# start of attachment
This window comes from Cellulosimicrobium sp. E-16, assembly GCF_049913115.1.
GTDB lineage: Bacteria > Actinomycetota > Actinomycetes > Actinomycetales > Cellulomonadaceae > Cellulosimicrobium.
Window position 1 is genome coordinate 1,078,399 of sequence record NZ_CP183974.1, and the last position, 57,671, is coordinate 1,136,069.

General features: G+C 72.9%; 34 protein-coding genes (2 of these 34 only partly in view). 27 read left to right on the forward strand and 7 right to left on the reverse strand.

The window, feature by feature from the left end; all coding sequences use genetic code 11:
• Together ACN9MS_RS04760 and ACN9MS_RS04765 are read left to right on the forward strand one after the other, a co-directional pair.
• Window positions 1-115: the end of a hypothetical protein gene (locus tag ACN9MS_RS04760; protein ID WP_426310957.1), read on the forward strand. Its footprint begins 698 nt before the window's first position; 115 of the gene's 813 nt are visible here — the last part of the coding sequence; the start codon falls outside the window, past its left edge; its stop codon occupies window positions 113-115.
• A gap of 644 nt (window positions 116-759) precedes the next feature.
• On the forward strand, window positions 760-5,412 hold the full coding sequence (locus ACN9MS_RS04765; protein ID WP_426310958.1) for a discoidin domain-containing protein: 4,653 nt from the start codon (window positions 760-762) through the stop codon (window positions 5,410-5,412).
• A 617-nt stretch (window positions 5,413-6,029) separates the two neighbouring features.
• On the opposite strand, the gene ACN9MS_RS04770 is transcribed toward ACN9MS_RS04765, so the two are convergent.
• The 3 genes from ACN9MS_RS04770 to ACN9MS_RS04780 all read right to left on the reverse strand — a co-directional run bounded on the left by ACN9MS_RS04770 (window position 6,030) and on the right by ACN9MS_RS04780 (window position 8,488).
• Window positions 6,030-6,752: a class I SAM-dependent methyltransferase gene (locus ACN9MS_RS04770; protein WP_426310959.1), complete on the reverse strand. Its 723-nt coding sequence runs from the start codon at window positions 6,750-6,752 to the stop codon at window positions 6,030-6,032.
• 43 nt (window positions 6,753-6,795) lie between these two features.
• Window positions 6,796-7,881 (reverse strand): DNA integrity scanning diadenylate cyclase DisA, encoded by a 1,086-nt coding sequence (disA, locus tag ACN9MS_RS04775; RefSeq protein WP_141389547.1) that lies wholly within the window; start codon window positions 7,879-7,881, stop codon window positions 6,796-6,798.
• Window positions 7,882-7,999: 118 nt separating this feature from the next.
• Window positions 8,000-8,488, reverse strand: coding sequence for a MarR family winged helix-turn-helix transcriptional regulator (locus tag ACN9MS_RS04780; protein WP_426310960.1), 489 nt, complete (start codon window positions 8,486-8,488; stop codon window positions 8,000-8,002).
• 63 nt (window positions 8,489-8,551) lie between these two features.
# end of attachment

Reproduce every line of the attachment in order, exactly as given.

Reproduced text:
This window comes from Cellulosimicrobium sp. E-16, assembly GCF_049913115.1.
GTDB lineage: Bacteria > Actinomycetota > Actinomycetes > Actinomycetales > Cellulomonadaceae > Cellulosimicrobium.
Window position 1 is genome coordinate 1,078,399 of sequence record NZ_CP183974.1, and the last position, 57,671, is coordinate 1,136,069.

General features: G+C 72.9%; 34 protein-coding genes (2 of these 34 only partly in view). 27 read left to right on the forward strand and 7 right to left on the reverse strand.

The window, feature by feature from the left end; all coding sequences use genetic code 11:
• Together ACN9MS_RS04760 and ACN9MS_RS04765 are read left to right on the forward strand one after the other, a co-directional pair.
• Window positions 1-115: the end of a hypothetical protein gene (locus tag ACN9MS_RS04760; protein ID WP_426310957.1), read on the forward strand. Its footprint begins 698 nt before the window's first position; 115 of the gene's 813 nt are visible here — the last part of the coding sequence; the start codon falls outside the window, past its left edge; its stop codon occupies window positions 113-115.
• A gap of 644 nt (window positions 116-759) precedes the next feature.
• On the forward strand, window positions 760-5,412 hold the full coding sequence (locus ACN9MS_RS04765; protein ID WP_426310958.1) for a discoidin domain-containing protein: 4,653 nt from the start codon (window positions 760-762) through the stop codon (window positions 5,410-5,412).
• A 617-nt stretch (window positions 5,413-6,029) separates the two neighbouring features.
• On the opposite strand, the gene ACN9MS_RS04770 is transcribed toward ACN9MS_RS04765, so the two are convergent.
• The 3 genes from ACN9MS_RS04770 to ACN9MS_RS04780 all read right to left on the reverse strand — a co-directional run bounded on the left by ACN9MS_RS04770 (window position 6,030) and on the right by ACN9MS_RS04780 (window position 8,488).
• Window positions 6,030-6,752: a class I SAM-dependent methyltransferase gene (locus ACN9MS_RS04770; protein WP_426310959.1), complete on the reverse strand. Its 723-nt coding sequence runs from the start codon at window positions 6,750-6,752 to the stop codon at window positions 6,030-6,032.
• 43 nt (window positions 6,753-6,795) lie between these two features.
• Window positions 6,796-7,881 (reverse strand): DNA integrity scanning diadenylate cyclase DisA, encoded by a 1,086-nt coding sequence (disA, locus tag ACN9MS_RS04775; RefSeq protein WP_141389547.1) that lies wholly within the window; start codon window positions 7,879-7,881, stop codon window positions 6,796-6,798.
• Window positions 7,882-7,999: 118 nt separating this feature from the next.
• Window positions 8,000-8,488, reverse strand: coding sequence for a MarR family winged helix-turn-helix transcriptional regulator (locus tag ACN9MS_RS04780; protein WP_426310960.1), 489 nt, complete (start codon window positions 8,486-8,488; stop codon window positions 8,000-8,002).
• 63 nt (window positions 8,489-8,551) lie between these two features.